But I’m going to. Working as a hospital chaplain gets me well acquainted with doubt– both my own and that of others. For many people, losing someone tragically or becoming sick is a faith crisis– how could God let this happen? It’s a question I get asked a lot. Luckily, I don’t think most people expect me to have the answer. But, sometimes we really let God have it at the hospital because feeling anger is okay and a normal part of grieving. In the same way, doubt is a normal part of faith. Feeling uncertain means you are thinking deeply, engaging your faith in a very meaningful way, and that’s not only okay, it’s wonderful. Times of doubt came and went for many of the great saints and church mothers and fathers; we are no different. So remember: experiencing times of doubt does not make you a bad person. We Episcopalians believe in the three-legged stool of faith: scripture, tradition, and REASON. We don’t check our brains at the door, and the brain isn’t always ready to believe in resurrection.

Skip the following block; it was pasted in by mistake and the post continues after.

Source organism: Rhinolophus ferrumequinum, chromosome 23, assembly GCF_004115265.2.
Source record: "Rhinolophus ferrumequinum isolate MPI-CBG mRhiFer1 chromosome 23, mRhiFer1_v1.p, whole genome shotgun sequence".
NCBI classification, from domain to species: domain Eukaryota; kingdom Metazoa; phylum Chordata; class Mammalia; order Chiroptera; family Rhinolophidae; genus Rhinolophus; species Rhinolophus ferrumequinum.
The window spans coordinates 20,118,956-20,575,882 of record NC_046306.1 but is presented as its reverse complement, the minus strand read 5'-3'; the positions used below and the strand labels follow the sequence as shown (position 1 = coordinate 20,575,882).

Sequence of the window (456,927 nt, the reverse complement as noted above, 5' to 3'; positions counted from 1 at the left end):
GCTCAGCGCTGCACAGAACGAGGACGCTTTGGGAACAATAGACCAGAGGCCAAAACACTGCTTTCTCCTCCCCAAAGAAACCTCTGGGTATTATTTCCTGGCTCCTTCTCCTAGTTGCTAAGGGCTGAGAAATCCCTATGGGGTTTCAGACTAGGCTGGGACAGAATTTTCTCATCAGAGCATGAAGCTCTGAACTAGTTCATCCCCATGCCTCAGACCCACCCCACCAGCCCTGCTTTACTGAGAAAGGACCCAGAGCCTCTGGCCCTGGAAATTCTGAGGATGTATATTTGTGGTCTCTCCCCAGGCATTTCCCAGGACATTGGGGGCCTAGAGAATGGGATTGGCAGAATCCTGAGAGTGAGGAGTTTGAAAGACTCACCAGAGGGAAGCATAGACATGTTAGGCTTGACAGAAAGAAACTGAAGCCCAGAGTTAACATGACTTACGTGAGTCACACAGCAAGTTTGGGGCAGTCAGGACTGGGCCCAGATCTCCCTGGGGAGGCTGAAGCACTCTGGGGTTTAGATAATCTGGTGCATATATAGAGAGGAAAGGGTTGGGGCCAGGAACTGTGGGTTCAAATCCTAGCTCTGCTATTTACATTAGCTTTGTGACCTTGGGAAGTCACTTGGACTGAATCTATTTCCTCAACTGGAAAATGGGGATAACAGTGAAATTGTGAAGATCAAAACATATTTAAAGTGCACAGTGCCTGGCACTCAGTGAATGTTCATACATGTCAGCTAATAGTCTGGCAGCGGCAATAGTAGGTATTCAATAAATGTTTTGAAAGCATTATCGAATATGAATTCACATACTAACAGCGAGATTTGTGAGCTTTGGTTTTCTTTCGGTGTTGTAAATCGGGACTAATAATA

In fact, I think I’d be just like Thomas, who wanted to see and hear and touch Christ before he could believe. What Thomas heard from Mary Magdalene, Peter, and John, his friends and fellow disciples was nothing short of ridiculous, especially coming from the women who stayed at Jesus’s side to see his last terrible moments of life, who witnessed the moment of his death. How could they who saw all this claim that Jesus was alive after they’d watched him die before their very eyes?
Thomas’s doubt in this sense is logical, even instinctive. Any of us might be a little skeptical if someone claimed to have seen someone they knew to be dead appearing and disappearing, walking and talking.